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A 27-year veteran of the Syracuse school district where she teaches, my mother, like many dedicated educators virtually teaching through the pandemic, was thinking of her kids first.
“I have to leave plans for the substitute,” she told me. “I promise I will take some time off afterward,” she bargained, typing away at the computer between light coughs, as I pleaded with her to take the day off immediately.
Her students and others across the country already faced impossible hurdles, from shaky WiFi connections to challenging home situations, in which some parents were required to work and leave their children unsupervised. Some kids slept through the alarm set for them to wake up and log on. Others tried their best to keep up, but missed the hands-on instruction needed to help them learn complex material and were very clearly falling behind. And still a select few thrived in a virtual setting, eagerly consuming lessons and executing assignments.
The city where my mother teaches — and where I grew up– has one of the highest concentrations of Black and Latino poverty in the nation. But the wealth gap is evident throughout the country. Every ugly racial and social disparity that existed in education pre-Covid-19 has only been magnified on a global scale for the world to see. Studies show that not only are Black and Latino students more likely to be virtually learning without access to additional resources or support at home, but they also face a crushing learning loss that may take, at best, months and at worst, over a year to recover from. This is what my mother contended with when deciding to either recover or log on.
But my mother also represented the racial disparity present in the health system by falling in a high-risk group: a Latina, in her late 50’s. Black, Latino and indigenous people are more likely to die from Covid-19. My mother and other teachers of color who teach in predominately Black and brown school districts have this in common with the families of children they teach.
When she was diagnosed, I wearily put on my adult-child hat, pleading with my mom that she couldn’t do good for any of her students if she wasn’t taking care of herself.
I reasoned that not only did she need to heal for her own recovery, but also as the sole caretaker of my father who is fighting cancer and was also diagnosed with Covid-19, he needed her too.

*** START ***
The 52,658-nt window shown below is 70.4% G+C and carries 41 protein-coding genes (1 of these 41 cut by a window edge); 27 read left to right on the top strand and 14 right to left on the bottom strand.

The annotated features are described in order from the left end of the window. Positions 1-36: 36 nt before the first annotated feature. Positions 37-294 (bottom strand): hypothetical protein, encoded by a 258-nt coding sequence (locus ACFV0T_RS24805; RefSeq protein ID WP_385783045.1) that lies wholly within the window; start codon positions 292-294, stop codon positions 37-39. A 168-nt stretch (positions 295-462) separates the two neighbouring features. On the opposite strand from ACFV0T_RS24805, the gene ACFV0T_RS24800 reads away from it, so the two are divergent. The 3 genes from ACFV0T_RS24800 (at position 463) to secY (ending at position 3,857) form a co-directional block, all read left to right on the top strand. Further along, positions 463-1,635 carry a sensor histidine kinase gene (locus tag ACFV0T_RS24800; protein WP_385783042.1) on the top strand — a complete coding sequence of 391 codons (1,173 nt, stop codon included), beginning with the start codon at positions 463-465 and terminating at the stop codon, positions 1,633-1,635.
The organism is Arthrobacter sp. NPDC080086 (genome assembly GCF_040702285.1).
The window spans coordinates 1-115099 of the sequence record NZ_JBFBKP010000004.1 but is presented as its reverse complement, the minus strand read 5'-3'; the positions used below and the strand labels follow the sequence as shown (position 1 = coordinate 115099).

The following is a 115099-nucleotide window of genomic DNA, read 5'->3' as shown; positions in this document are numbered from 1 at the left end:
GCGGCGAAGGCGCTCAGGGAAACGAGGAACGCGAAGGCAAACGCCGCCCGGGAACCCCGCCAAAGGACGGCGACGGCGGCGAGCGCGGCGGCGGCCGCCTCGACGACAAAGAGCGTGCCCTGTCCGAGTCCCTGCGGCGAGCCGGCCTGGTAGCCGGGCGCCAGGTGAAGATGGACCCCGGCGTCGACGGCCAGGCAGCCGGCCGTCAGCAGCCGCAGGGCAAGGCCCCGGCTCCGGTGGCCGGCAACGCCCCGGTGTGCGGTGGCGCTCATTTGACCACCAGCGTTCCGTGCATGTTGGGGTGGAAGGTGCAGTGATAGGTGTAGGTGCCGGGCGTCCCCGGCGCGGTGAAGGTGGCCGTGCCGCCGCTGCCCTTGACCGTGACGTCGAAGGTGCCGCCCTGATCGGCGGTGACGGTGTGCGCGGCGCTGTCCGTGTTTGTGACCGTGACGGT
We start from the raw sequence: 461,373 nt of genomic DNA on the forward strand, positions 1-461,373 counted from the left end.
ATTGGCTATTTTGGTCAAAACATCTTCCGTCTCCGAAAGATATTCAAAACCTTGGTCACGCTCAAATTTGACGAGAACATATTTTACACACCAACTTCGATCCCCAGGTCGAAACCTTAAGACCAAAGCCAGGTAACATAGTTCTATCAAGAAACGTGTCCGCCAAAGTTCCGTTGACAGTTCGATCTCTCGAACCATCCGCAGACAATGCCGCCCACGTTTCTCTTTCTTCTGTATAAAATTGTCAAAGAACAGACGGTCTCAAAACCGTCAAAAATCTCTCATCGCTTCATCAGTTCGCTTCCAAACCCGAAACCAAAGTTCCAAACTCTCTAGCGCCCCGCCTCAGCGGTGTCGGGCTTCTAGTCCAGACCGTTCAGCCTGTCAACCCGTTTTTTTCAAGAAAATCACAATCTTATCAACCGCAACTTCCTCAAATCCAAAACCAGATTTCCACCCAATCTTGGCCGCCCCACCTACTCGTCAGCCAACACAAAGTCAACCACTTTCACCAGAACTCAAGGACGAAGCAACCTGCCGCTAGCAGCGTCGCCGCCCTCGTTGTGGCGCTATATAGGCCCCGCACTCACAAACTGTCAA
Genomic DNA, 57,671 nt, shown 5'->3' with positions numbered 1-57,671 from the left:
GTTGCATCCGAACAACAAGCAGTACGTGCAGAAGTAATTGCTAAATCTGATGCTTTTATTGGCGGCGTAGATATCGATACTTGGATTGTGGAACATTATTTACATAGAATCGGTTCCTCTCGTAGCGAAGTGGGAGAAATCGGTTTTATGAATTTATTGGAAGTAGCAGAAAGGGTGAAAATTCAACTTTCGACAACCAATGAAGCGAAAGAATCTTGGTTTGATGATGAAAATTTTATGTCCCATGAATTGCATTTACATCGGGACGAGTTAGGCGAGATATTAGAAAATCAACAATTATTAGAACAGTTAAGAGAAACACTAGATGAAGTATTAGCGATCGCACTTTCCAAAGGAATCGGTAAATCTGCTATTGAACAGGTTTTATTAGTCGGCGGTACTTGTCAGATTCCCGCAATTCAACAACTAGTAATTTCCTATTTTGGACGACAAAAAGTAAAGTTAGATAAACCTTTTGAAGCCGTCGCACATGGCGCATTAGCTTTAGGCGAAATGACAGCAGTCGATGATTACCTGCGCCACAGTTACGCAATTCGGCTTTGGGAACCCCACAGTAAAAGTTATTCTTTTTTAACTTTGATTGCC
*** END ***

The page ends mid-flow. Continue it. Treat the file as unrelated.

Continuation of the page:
It seemed she was facing a series of impossible choices that other educators faced as well — who to care for, and in what order?
As schools talk of reopening, the same question is presented to leaders across the nation: who and what should be prioritized? Battling narratives are splashed across newspaper headlines about teachers unions, mayor’s offices and parent groups, all warring over the best way to reopen schools, with a predictable villainization of some groups as the ones who don’t “really care” about the students.
The US Centers for Disease Control and Prevention (CDC) is expected to release guidelines soon about how to proceed with safe school reopenings, after controversial remarks from its director that suggested teacher vaccination wasn’t necessary.
And the Biden White House has clarified that earlier goals to open American schools within the first 100 days of the administration, in fact only target K-8 schools and will aim for one day a week of in-person instruction where it is safe, deferring to the CDC.
As new Covid-19 variants pop up around the world, it’s clearer that the battle to contain the virus is an ongoing one with changing faces.
While it may be comforting to hold up school reopenings as a sign of progress, we must not lose sight of what science is saying or the people and cooperation needed to actually pull off the plan.
Not all parents are ready to send their children back to school, nor do they trust that schools are equipped to safely welcome them back. That divide splits along racial and economic lines, with many parents of color being less likely than White parents to risk it.
Education was already a highly polarized and politicized space, prior to the pandemic. The phrase “no child left behind,” while lofty, was also bogged down with the baggage of the politics of executing that vision.
But in a global pandemic, there truly can be no child, parent or teacher left behind in the process.
We saw this in Chicago, where, after negotiations to reopen public schools reached a boiling point, unions and school officials reached an agreement that involves vaccinations for teachers, and agreements about thresholds for closing if needed.
The political fallout in Chicago shows there are no disposable players in this equation. Policy makers should engage all stakeholders to improve chances of success, rather than issuing blanket mandates or threats that force teachers to make impossible choices.
My mother thankfully recovered from Covid-19, and without missing a beat she went right back to virtually teaching her students. She also did her part in getting vaccinated, hoping to be part of a movement that gets her back into the classroom sooner to be with the students she misses.
Teachers like her are essential to the success of school reopening, and they demonstrate that when you provide options for teachers to safely work, they’ll do their jobs. But they should never have to choose between life and death — work and recovery — to do so.
That’s an impossible and unfair choice. One that America doesn’t have to force them to make.
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